What are common hazardous wastes in the home?

Disposing of Hazardous Wastes in the Home

One of the more tempting methods of household hazardous waste (HHW) disposal is to simply throw the product away. After all, it's waste. Although this technique is the easiest, it may also be the most damaging. In a landfill, where that waste is headed, the toxic compounds found in the product will have the chance to seep into the groundwater and pollute the water supply.

While under federal law, HHW can simply be thrown away without any penalty to the individual, the environmental impact it can have is worth a little extra effort on your part. Depending on the waste, just a little can do a lot of harm: A single quart of used oil, for example, can pollute up to 250,000 gallons (946,353 liters) of drinking water because of the heavy metals found in it.

Pouring most liquid HHW down the drain is just as bad, if not worse, since it introduces harmful substances directly to the water supply. To be responsible, you'll want to avoid disposing of HHW in your drain -- with the exception of antifreeze. This waste can be disposed of via your sink, since sewage treatment plants can break down the ethylene glycol in it. Just be sure you allow the water to run while you pour it.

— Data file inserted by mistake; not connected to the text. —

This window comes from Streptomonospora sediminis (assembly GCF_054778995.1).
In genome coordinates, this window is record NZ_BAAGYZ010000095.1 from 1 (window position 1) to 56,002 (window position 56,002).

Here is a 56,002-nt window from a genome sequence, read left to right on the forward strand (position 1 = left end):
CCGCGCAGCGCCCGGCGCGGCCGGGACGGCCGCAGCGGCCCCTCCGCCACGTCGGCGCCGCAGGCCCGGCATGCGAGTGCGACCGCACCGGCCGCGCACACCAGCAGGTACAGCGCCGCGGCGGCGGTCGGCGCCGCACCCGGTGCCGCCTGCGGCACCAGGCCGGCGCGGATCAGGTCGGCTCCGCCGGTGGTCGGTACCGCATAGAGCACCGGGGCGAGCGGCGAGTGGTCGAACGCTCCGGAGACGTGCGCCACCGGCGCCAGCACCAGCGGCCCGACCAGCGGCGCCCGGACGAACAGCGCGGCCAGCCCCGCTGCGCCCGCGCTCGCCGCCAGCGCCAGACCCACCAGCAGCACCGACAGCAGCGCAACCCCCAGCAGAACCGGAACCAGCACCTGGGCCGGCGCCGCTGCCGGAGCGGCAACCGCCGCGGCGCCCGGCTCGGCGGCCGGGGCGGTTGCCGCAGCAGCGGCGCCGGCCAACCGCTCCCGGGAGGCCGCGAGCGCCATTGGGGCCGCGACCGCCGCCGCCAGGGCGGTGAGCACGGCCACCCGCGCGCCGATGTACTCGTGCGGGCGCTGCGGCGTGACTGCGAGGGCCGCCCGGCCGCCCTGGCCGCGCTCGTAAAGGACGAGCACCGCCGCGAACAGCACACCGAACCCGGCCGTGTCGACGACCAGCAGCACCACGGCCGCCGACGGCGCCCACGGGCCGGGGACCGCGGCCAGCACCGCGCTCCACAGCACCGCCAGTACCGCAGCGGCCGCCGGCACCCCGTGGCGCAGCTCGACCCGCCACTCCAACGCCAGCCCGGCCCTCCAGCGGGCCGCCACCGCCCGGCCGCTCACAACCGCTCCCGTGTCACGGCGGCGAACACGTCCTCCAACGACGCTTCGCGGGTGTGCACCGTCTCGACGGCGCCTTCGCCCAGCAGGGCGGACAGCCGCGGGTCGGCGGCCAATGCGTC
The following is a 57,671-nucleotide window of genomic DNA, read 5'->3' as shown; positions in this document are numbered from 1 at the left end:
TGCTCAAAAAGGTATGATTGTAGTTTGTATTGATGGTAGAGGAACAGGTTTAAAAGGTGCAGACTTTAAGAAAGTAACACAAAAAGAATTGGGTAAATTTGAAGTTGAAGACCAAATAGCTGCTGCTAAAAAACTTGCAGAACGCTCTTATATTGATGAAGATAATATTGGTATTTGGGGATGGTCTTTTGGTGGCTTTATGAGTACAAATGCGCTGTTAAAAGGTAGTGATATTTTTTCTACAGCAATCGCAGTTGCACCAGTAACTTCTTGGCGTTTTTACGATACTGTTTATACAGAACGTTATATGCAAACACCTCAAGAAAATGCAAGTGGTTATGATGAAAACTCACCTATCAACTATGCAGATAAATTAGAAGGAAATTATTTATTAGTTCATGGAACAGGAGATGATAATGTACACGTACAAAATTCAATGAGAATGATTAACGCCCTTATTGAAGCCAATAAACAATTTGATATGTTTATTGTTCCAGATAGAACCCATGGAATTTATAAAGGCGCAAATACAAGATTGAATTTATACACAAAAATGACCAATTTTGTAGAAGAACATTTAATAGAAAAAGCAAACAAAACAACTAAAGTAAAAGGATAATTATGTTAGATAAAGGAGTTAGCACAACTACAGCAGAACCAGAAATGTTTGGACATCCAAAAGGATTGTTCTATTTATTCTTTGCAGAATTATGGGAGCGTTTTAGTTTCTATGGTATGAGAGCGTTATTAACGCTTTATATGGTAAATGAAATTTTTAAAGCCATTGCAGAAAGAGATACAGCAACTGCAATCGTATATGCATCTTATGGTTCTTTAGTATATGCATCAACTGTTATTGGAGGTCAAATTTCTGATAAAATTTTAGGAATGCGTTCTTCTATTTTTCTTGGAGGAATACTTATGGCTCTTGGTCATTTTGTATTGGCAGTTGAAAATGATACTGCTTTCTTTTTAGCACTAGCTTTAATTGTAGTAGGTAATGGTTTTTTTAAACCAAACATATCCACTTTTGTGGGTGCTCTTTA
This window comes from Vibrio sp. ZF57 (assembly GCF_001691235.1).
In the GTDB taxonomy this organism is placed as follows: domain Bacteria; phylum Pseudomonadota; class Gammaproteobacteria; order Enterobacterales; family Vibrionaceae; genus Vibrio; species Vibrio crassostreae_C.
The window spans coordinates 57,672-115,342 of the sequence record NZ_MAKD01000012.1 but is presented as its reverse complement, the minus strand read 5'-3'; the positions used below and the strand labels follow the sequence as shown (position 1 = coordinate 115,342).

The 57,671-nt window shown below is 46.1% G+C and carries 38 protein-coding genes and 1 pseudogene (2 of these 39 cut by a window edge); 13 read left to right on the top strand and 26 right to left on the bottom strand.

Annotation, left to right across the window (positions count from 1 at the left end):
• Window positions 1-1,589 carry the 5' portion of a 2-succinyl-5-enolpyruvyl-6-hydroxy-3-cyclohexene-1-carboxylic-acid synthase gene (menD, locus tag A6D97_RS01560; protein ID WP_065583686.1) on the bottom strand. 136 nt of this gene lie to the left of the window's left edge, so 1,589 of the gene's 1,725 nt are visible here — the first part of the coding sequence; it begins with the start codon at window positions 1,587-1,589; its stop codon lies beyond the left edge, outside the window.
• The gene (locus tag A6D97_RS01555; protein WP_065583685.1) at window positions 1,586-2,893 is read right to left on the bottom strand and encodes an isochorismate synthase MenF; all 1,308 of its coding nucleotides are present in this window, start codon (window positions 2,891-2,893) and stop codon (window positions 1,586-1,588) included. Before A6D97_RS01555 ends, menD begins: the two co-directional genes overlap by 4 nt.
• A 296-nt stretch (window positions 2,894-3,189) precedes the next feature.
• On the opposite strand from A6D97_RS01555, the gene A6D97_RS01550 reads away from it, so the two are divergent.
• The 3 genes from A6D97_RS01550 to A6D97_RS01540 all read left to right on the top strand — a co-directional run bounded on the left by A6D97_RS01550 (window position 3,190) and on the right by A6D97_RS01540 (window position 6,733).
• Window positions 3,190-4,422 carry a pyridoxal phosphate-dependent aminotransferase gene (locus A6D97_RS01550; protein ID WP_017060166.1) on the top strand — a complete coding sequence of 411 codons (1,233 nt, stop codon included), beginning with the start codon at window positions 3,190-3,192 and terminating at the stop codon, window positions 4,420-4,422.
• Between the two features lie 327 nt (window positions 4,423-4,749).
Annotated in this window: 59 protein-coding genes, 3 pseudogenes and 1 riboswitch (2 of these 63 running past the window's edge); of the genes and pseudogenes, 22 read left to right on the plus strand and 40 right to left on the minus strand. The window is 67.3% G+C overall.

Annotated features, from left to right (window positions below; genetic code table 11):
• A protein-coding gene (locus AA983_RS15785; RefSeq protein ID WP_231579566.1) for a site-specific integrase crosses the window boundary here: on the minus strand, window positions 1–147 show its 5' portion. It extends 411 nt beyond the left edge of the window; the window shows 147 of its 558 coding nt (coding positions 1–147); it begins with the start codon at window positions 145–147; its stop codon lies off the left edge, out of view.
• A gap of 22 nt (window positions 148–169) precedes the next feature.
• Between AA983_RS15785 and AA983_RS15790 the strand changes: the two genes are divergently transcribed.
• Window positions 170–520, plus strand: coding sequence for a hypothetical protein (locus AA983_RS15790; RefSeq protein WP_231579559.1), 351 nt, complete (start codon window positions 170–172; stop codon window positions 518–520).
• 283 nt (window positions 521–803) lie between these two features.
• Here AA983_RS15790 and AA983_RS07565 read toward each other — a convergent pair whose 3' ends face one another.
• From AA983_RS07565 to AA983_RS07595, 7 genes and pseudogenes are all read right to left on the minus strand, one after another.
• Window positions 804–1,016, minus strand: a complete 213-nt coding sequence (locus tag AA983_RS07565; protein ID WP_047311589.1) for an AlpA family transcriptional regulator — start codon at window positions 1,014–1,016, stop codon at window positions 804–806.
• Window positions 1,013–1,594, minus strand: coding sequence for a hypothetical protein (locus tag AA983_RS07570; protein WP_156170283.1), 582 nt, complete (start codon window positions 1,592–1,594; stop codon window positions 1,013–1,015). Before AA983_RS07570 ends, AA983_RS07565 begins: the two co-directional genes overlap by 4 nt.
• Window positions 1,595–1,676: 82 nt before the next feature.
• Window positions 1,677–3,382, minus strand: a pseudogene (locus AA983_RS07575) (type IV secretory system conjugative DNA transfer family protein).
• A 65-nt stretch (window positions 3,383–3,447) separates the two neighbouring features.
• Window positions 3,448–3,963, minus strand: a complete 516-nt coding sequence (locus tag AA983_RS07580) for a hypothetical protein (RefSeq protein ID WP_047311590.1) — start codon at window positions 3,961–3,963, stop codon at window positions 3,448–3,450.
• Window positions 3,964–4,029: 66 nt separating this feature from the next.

The best way to dispose of HHW is to simply use it up or to find someone else who can put the material or product to its proper use. Paint can be donated to schools or charities, and pesticides can be donated to community gardens, for example. Some areas, like Seattle, Wash., maintain community materials exchange boards, where people list unwanted hazardous waste material they want to give away.

Experts recommend next looking for an official recycling program. Used car oil, car batteries and rechargeable batteries can all be recycled. Check with your local recycling plant or with a company that sells oil or batteries to see if they accept used materials. Some states, like Illinois, stage one-day, semiannual HHW collection drives.

Again, the best way to dispose of household hazardous waste is to use it up. Buy only what you will need to prevent having to store and dispose of hazardous materials. Once you're done with the product, rinse out the container and use it again in its diluted form three times. After three uses, the container should be able to be discarded with minimal impact to the environment or public health.

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